Kesa sent me this article about how the exodus of teachers out of the profession isn't really about "burnout".
People get into teaching for moral reasons, and they are leaving for moral reasons.
Teachers are demoralized, and their departure from the profession is often an act of a conscientious objection, not of personal burnout.
Focusing on "burnout" puts the onus on individuals rather than the systemic conditions that actually need attention.
The author of this recent Nature article did a good job of highlighting systemic issues:
"Nature spoke to more than a dozen scientists leaving academia, who describe toxic work environments, bullying and a lack of regard for their safety and well-being as factors in their decisions."
"Others who face systemic racism and sexism are finding themselves forced out, partly owing to structural biases."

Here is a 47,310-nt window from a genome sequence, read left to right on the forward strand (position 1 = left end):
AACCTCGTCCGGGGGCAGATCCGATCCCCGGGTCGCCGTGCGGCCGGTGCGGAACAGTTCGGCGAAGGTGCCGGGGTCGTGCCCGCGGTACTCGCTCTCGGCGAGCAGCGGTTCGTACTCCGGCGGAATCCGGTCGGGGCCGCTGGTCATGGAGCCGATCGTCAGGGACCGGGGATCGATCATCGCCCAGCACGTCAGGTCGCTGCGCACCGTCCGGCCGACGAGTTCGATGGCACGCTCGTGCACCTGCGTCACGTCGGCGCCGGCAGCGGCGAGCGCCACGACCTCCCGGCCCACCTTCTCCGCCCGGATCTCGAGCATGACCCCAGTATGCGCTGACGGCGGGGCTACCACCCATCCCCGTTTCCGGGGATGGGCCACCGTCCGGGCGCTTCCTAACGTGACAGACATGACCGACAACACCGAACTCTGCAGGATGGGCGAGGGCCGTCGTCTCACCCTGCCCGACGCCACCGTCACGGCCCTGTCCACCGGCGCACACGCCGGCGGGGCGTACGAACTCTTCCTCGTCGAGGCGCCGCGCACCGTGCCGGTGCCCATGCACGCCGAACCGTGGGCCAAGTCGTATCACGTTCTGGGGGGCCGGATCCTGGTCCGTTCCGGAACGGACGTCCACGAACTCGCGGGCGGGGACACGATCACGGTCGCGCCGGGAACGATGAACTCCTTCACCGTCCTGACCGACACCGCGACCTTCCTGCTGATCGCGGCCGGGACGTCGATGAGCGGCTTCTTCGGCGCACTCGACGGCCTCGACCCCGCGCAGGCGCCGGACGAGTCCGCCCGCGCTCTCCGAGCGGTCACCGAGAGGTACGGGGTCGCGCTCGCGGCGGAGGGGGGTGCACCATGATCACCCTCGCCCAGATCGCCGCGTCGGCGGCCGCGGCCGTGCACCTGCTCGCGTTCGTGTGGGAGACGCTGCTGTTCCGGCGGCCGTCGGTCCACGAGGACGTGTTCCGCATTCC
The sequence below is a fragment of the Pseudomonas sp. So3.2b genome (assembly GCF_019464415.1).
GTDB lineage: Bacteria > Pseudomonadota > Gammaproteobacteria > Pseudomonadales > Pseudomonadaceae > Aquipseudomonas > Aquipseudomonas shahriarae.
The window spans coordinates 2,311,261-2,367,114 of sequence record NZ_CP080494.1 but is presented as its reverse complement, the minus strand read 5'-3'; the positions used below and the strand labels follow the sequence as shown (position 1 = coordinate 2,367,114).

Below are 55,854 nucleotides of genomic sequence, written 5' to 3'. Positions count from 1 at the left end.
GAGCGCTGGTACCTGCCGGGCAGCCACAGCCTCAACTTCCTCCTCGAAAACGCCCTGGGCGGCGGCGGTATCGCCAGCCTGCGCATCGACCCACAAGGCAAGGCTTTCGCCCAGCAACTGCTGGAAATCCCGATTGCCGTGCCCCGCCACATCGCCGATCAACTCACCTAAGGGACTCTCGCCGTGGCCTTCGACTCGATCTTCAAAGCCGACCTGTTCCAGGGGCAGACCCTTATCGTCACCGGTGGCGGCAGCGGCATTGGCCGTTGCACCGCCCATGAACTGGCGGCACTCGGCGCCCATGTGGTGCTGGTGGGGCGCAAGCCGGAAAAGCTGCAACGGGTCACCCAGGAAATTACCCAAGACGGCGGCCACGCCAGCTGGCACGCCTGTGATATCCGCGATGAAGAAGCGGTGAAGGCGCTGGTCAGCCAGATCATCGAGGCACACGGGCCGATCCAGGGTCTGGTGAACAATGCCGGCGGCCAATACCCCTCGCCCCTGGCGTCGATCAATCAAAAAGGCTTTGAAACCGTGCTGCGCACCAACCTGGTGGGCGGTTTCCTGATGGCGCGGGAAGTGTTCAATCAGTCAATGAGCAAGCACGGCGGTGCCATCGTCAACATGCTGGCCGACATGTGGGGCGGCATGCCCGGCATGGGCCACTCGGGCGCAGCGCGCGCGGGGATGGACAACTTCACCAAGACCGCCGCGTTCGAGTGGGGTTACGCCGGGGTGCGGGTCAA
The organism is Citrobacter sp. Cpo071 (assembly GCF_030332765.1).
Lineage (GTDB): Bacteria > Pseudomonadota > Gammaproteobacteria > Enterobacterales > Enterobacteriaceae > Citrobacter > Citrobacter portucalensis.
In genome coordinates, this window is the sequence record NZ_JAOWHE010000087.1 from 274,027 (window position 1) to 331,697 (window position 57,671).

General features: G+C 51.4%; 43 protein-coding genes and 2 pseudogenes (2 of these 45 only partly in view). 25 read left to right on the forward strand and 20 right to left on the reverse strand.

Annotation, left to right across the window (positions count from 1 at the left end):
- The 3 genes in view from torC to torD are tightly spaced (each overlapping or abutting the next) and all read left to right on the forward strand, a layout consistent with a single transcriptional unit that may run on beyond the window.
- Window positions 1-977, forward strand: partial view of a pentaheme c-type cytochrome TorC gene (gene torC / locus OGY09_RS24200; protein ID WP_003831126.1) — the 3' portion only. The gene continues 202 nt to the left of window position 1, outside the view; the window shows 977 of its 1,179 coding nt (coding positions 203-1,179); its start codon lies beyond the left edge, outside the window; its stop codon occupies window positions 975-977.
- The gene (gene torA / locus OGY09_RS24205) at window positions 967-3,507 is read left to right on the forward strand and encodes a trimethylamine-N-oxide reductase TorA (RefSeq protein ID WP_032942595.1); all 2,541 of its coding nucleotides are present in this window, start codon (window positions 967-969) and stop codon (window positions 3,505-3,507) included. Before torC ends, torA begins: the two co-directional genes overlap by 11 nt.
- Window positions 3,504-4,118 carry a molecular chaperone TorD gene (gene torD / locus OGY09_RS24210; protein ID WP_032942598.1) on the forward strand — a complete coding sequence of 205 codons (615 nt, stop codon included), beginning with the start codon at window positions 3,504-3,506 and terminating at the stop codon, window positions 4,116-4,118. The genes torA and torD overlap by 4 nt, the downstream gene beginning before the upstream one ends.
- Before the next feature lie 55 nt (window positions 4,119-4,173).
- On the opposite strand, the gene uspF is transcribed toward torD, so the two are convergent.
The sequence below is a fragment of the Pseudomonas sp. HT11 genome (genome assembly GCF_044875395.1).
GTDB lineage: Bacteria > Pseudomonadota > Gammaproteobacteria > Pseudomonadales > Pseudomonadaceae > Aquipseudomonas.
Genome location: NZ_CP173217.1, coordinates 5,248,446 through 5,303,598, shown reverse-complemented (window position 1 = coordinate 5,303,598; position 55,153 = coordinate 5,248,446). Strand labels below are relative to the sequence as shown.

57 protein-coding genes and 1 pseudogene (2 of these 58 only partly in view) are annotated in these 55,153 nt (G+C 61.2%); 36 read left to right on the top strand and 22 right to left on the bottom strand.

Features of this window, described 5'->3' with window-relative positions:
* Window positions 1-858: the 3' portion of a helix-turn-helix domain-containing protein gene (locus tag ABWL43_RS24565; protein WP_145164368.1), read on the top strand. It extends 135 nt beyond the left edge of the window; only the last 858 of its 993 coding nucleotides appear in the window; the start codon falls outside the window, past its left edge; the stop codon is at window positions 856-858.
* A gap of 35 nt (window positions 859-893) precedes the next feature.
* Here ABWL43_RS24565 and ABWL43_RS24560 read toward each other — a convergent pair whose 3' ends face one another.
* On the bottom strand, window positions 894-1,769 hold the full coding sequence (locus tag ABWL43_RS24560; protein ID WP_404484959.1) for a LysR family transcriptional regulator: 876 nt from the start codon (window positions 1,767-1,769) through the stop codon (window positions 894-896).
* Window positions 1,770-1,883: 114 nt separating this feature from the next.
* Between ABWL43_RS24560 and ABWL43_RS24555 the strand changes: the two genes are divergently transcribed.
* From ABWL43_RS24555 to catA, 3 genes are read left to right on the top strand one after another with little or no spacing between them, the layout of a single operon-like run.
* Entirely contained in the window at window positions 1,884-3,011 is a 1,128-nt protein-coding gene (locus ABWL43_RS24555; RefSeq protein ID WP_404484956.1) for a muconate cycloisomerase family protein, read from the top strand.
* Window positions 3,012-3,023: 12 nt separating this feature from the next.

@glyph yes, exactly -- the full on shift to a for-proft model without support is one of the underlying systemic issues I think? This is partly manifesting in public schools here in the US as more effort is put on investing in educational technology, and educators scramble up administrative ladders only to jump ship into corporations that are profiting.
Same old same old. A decade in treadmill academia was sufficient for me - the 90s. It's more pernicious now. Relieved that's no longer a necessity for this baby-boomer person.
But it was a version of this that drove him out of corporate cadetship and 'back to school' as a postgrad in the 70s! https://cloud.owncube.com/s/Kqb6ZcxD5BKQPaF p11: Walker's long march thro the emotional institutions.
@mike_hales actually the original context for this wasn't academia per se, but public k-12 education in the US. I think it is useful to think through how some of the systematic problems have been (and have not been) a constant.
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